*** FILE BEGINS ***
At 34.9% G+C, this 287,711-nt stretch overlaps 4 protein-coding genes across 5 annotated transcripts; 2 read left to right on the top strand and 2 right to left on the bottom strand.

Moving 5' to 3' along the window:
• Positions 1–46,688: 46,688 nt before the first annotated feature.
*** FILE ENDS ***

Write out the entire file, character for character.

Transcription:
At 34.9% G+C, this 287,711-nt stretch overlaps 4 protein-coding genes across 5 annotated transcripts; 2 read left to right on the top strand and 2 right to left on the bottom strand.

Moving 5' to 3' along the window:
• Positions 1–46,688: 46,688 nt before the first annotated feature.